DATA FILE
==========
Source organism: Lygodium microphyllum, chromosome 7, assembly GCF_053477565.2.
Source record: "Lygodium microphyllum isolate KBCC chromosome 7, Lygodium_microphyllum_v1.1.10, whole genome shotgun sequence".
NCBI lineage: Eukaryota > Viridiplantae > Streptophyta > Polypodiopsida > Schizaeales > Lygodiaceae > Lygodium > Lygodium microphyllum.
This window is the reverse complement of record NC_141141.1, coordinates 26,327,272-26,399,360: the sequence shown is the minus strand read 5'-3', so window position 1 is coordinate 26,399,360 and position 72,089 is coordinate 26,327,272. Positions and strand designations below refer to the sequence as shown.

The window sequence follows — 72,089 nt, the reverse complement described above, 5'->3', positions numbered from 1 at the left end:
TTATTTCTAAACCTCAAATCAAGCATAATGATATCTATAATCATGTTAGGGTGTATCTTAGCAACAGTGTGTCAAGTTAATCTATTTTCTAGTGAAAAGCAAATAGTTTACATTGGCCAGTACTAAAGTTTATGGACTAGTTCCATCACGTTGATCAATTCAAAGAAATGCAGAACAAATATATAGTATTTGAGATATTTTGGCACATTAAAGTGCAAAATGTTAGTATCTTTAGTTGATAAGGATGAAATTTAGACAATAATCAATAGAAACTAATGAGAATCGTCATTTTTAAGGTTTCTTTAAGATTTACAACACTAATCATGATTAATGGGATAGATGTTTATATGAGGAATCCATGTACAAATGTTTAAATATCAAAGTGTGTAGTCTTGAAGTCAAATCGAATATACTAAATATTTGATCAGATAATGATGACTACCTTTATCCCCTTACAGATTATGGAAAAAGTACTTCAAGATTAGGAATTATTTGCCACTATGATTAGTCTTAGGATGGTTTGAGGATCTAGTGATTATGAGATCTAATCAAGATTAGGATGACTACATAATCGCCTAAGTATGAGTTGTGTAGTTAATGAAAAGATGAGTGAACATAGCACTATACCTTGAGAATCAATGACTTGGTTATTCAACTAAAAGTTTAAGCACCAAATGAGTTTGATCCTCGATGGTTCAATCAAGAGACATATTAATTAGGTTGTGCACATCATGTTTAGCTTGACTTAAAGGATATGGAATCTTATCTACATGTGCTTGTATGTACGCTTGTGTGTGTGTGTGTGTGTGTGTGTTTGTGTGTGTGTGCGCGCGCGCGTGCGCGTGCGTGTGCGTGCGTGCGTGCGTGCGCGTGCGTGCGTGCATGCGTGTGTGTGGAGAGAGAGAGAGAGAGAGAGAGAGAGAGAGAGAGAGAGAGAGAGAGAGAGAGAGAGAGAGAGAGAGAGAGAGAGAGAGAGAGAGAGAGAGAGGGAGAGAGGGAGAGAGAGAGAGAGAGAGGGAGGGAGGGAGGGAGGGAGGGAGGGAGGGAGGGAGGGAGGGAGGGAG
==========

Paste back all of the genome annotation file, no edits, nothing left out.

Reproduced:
Source organism: Lygodium microphyllum, chromosome 7, assembly GCF_053477565.2.
Source record: "Lygodium microphyllum isolate KBCC chromosome 7, Lygodium_microphyllum_v1.1.10, whole genome shotgun sequence".
NCBI lineage: Eukaryota > Viridiplantae > Streptophyta > Polypodiopsida > Schizaeales > Lygodiaceae > Lygodium > Lygodium microphyllum.
This window is the reverse complement of record NC_141141.1, coordinates 26,327,272-26,399,360: the sequence shown is the minus strand read 5'-3', so window position 1 is coordinate 26,399,360 and position 72,089 is coordinate 26,327,272. Positions and strand designations below refer to the sequence as shown.

The window sequence follows — 72,089 nt, the reverse complement described above, 5'->3', positions numbered from 1 at the left end:
TTATTTCTAAACCTCAAATCAAGCATAATGATATCTATAATCATGTTAGGGTGTATCTTAGCAACAGTGTGTCAAGTTAATCTATTTTCTAGTGAAAAGCAAATAGTTTACATTGGCCAGTACTAAAGTTTATGGACTAGTTCCATCACGTTGATCAATTCAAAGAAATGCAGAACAAATATATAGTATTTGAGATATTTTGGCACATTAAAGTGCAAAATGTTAGTATCTTTAGTTGATAAGGATGAAATTTAGACAATAATCAATAGAAACTAATGAGAATCGTCATTTTTAAGGTTTCTTTAAGATTTACAACACTAATCATGATTAATGGGATAGATGTTTATATGAGGAATCCATGTACAAATGTTTAAATATCAAAGTGTGTAGTCTTGAAGTCAAATCGAATATACTAAATATTTGATCAGATAATGATGACTACCTTTATCCCCTTACAGATTATGGAAAAAGTACTTCAAGATTAGGAATTATTTGCCACTATGATTAGTCTTAGGATGGTTTGAGGATCTAGTGATTATGAGATCTAATCAAGATTAGGATGACTACATAATCGCCTAAGTATGAGTTGTGTAGTTAATGAAAAGATGAGTGAACATAGCACTATACCTTGAGAATCAATGACTTGGTTATTCAACTAAAAGTTTAAGCACCAAATGAGTTTGATCCTCGATGGTTCAATCAAGAGACATATTAATTAGGTTGTGCACATCATGTTTAGCTTGACTTAAAGGATATGGAATCTTATCTACATGTGCTTGTATGTACGCTTGTGTGTGTGTGTGTGTGTGTGTGTTTGTGTGTGTGTGCGCGCGCGCGTGCGCGTGCGTGTGCGTGCGTGCGTGCGTGCGCGTGCGTGCGTGCATGCGTGTGTGTGGAGAGAGAGAGAGAGAGAGAGAGAGAGAGAGAGAGAGAGAGAGAGAGAGAGAGAGAGAGAGAGAGAGAGAGAGAGAGAGAGAGAGAGAGAGAGGGAGAGAGGGAGAGAGAGAGAGAGAGAGGGAGGGAGGGAGGGAGGGAGGGAGGGAGGGAGGGAGGGAGGGAGGGAG